by Alexis Parente | June 25, 2020 2:30 pm
A hundred years ago, Tiffany & Co. was draping its clientele in swingy sautoirs, diamond bandeau tiaras, dinner rings and dainty wristwatches. One has only to watch The Great Gatsby directed by Baz Luhrmann for a flavor of the glamorous Art Deco aesthetic that the house was embracing in the 1920s (Tiffany provided all of the jewels for the 2013 film).
Today, a century later, Tiffany is less concerned with homages to its gilded heritage and focused entirely on the here and now. Made in 18-karat rose gold, its latest collection, Tiffany T1, is defined by clean lines and sharp angles combined with fluid, feminine proportions.
“The goal was to evolve the T motif into a new, bold symbol that felt very modern,” says Tiffany & Co. chief artistic officer Reed Krakoff. “It’s a reimagining of our iconic motif as one continuous design, an unbroken circle featuring a beveled edge, angular surface and a multifaceted finish.”
Tiffany archivists date the original T motif to the 1980s, when the letter was alternately sans serif or Greco-Roman in feel, with tips that flared down and out like an umbrella. In 2014, the inaugural Tiffany T collection used a slender, block-letter design vocabulary.
Krakoff’s Tiffany T1 jewels are far less literal, and encircle the wrist, finger or neck in a sensual way—there’s something sinuous about these pieces, but also substantial and robust, evoking strength and self-empowerment. “When we were creating the Tiffany T1 collection, we realized it had to live up to and be worthy of the Tiffany name—of being the best, something that people think of when they think of the ultimate way to celebrate themselves,” says Krakoff.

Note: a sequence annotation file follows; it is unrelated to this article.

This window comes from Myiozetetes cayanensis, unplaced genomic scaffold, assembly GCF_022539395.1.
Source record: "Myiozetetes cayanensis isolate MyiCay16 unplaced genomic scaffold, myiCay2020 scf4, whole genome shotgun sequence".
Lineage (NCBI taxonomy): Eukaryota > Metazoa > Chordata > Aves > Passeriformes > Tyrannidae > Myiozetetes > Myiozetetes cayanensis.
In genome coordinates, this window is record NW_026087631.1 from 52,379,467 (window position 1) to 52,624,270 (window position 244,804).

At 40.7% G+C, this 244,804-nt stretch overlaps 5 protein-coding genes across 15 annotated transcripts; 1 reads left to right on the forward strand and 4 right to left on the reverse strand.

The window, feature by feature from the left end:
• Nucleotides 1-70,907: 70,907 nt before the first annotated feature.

As such, a distinctive feature of the collection is that five of the nine initial designs are set with radiant Tiffany diamonds, including an effortlessly elegant choker worn by Charlize Theron at this year’s BAFTA awards. Rising star actress Florence Pugh, of Little Women, was also photographed wearing diamond Tiffany T1 bracelets and rings at British Vogue and Tiffany & Co’s BAFTA afterparty. “It was important for me to have Tiffany diamonds incorporated as much as possible,” says Krakoff. “For me, Tiffany T1 shouldn’t be saved for special occasions—the pieces can be worn every day as a celebration of yourself.” Set by hand in a honeycomb pattern to maximize scintillation, the diamonds effectively bring the pieces to life with “incredible scale, texture and dimension” especially in the case of the high jewelry (select, one-of-a-kind designs that take hours of work to complete and feature the rarest and most remarkable of gems). “We included high jewelry designs as part of the Tiffany T1 collection to express the idea that luxury should be effortless and can be worn even very casually. Even things that are very precious can be worn every day with an offhand attitude and a sense of irreverence.”
And at Tiffany, where the brand has always looked to redefine luxury in the modern age, it’s perhaps this air of elegant insouciance that feels vaguely reminiscent of the pervading trends of the 1920s. That was an era that took modern women of privilege out of the drawing room and into the nightclubs or the streets to demand freedom from the delicate-flower lifestyles imposed on them. They bobbed their hair and bared their shoulders, raised their voices, kicked up their heels and otherwise defied convention. Meanwhile, themes of female empowerment and gender equality are as topical today as they were in 1920, when women earned the right to vote in the U.S. In this way, Tiffany T1 feels particularly relevant to the current cultural mood. “Today, so many women are at the forefront of change and are powerful voices in their communities,” says Krakoff. “We wanted to design something that really felt bold, strong and inspired by their strength.”
This summer, Tiffany T1 will be extended to include 18-karat white and yellow gold designs. Collectors can also anticipate the addition of bracelets, rings, earrings and pendants set with baguette diamonds in the fall. Visitors to New York City will have a chance to experience Tiffany T1 at the brand’s temporary flagship while the iconic Fifth Avenue landmark continues to undergo a top-down renovation. “We have created something truly unique and visually dynamic with this temporary space,” says Krakoff. “Each floor offers a unique visual concept that complements its contents and embraces the experimental nature of the space with whimsical nods to its impermanence.” Experimental, dynamic, whimsical and nested in a vision of luxury that’s effortless and
irreverent…welcome to the Tiffany of the future.
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